Most market research I’ve seen categorizes mobile app costs into three buckets:
- Lower-level complexity, smaller feature list, generally one mobility platform: <$50,000
- Medium-level complexity, medium-sized feature list, 1-2 mobility platform(s): $50,000 – $150,000
- High-level complexity, large feature list, 3+ mobility platforms: $150,000+
The cutoff between the medium and high complexity buckets can vary some depending on the study at which you look, but it’s generally $100K+ or $150K+. Being more realistic for an enterprise context, high-complexity mobile solutions will generally run $150,000+. But, this categorization might not clear much up if you don’t know where your app falls in the spectrum to begin with.
For example, if you want to build an app that simply interfaces with your backend database, parses and analyzes that data, and then displays the information you want via a native tablet app on only one platform, that’s a relatively simple app (assuming your back end is well designed and any legacy hardware or software isn’t too hard to integrate into).
If you want to build a field sales application that supports offline data collection and caching, third-party hardware integration for a credit card reader, API support for payment and credit card security protocols, backend database integration, and social sharing? That’s going to fall into the second bucket and run you anywhere from $50,001 to $149,999 based on how many total features you deem necessary.
If you decide to completely overhaul your CRM and you want to build a new solution from the ground up, including microphone and camera integration into the application, learning algorithms, backend integration, custom performance metric reporting, shareable and group editable files, individual device management, individual app management, individual logins, varying security protocol levels based on employee department, division, title and seniority, custom VPN requirements by device or by app, you’re looking at a very complex application. Many of these things are absolutely necessary for your ultimate app, but you have to know that every feature you add, and as each of those features requires more and more expertise to deliver on, the higher into zone three you’ll climb. That’s not a bad thing by any stretch, because you’re building a more comprehensive, safer and more useful solution. But as your solutions become better, it simply requires more to build them.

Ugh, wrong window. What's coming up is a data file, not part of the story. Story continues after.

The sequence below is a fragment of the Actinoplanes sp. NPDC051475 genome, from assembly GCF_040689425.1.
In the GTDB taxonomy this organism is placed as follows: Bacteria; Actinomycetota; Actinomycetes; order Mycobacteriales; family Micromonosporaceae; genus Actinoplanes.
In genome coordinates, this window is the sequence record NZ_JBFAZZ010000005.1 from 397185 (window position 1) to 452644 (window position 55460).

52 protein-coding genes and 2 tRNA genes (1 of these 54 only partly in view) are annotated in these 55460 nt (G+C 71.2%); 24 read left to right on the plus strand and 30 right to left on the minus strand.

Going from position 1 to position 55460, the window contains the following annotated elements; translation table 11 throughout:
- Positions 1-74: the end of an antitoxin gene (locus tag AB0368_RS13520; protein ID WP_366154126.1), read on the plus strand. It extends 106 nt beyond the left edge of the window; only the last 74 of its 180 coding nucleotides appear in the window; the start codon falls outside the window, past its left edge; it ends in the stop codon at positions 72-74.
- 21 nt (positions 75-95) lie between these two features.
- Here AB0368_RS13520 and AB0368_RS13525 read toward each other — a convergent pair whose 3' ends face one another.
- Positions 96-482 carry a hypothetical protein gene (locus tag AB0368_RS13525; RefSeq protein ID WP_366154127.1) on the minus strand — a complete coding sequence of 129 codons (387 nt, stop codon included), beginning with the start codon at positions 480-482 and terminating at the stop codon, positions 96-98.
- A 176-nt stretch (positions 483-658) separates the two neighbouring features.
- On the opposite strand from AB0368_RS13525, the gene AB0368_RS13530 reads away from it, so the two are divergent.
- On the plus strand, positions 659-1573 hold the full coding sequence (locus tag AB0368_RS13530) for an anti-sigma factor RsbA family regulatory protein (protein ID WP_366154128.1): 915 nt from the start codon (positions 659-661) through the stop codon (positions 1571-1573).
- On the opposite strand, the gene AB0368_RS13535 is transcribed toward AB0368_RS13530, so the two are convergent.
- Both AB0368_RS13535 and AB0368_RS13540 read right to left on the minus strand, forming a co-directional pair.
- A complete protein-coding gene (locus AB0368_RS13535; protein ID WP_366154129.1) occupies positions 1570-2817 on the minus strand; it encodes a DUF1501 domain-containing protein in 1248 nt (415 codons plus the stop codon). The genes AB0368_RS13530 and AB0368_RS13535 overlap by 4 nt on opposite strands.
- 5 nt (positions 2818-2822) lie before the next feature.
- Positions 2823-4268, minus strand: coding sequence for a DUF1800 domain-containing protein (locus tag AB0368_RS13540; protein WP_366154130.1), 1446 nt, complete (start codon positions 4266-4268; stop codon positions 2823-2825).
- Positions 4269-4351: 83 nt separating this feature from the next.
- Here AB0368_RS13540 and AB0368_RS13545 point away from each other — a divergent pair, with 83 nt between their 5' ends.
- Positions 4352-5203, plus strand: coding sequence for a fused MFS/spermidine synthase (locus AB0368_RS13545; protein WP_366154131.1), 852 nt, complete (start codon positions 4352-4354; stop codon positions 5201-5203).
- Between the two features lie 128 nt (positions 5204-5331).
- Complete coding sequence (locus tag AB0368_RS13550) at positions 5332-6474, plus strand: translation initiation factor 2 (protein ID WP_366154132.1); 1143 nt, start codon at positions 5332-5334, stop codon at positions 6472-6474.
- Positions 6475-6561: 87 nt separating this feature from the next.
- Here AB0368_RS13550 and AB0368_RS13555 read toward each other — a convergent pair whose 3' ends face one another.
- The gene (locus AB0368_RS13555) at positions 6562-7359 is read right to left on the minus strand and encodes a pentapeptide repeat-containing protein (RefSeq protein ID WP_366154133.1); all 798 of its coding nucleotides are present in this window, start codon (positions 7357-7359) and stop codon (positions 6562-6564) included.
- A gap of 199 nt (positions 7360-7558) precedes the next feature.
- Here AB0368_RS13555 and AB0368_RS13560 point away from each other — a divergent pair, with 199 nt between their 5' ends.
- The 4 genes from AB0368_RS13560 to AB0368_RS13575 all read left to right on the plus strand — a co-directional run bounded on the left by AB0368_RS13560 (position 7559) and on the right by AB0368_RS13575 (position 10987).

So long as you can find a mobile solutions partner with the discipline and forethought to forecast each feature by hour and resource on the front end, you’ll be able to choose the features you can’t live without and which features can wait for v2.
A word to the wise, though — even if you find such a firm and make the best choices for your business, always beware that support, updates and continual improvements often require far more capital than building the v1 of the app in the first place. Know that choosing to build a mobile app is a long-term investment to solidify your place within your target consumers’ digital lives and stick to that mindset. It’s not about the extra few dollars you spend now, but rather how can you build an integrated solution that will stand the test of time and generate business returns for years and years to come.Comments